Studies reporting an association between medical cannabis laws and decreased rates of opioid-related overdose have raised the question of whether individuals at risk of opioid-related overdose substitute cannabis for non-prescription opioids, thereby reducing their overdose risk. This exploratory study used a within-person analysis to examine the association between cannabis use and non-medical opioid use in a cohort of 211 adults with non-medical opioid use (mean age 43 years, 64% male, 41% white, 78% unmarried, 80% unemployed, 67% moderate-to-severe opioid use disorder [OUD], 50% at least moderate pain over last 30 days).
- Participants completed daily interactive voice response questions about cannabis and opioid use for a 90-day period, with a 70% completion rate.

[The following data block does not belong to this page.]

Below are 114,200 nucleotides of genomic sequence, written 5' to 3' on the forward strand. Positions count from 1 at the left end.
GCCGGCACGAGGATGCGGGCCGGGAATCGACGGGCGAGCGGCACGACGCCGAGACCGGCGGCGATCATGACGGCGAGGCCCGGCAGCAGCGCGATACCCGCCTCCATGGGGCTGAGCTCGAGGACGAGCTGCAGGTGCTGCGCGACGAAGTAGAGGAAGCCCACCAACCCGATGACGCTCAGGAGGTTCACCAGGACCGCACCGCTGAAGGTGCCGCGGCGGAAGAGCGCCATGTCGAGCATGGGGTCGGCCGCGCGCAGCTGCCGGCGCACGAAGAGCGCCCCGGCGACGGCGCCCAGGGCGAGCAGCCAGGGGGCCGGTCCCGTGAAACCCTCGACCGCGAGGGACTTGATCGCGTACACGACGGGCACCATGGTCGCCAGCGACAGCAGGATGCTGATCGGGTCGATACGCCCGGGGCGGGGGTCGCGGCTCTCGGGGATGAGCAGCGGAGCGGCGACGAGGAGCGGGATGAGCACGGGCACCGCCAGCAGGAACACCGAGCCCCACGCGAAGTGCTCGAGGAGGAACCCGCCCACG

- Participants reported opioid use without cannabis on 15% of days on average, cannabis use without opioids on 15% of days, both cannabis and opioid use on 7% of days, and neither cannabis nor opioid use on 63% of days.
- The adjusted odds of non-medical opioid use was 1.86 on days when cannabis was used, compared with days when cannabis was not used.
- Results did not differ for patients with and without moderate-to-severe pain, and were consistent across gender and OUD severity.
Comments: This study failed to find evidence of substitution of cannabis for non-medical opioids in a cohort at risk for opioid-related overdose. While the study findings are exploratory, they are consistent with growing evidence that goes against the hypothesis that cannabis is being substituted for opioids and is associated with reduced opioid complications.
Joseph Merrill, MD, MPH
Reference: Gorfinkel LR, Stohl M, Greenstein E, et al. Is cannabis being used as a substitute for non-medical opioids by adults with problem substance use in the United States? A within-person analysis. Addiction. 2021;116(5):1113–1121.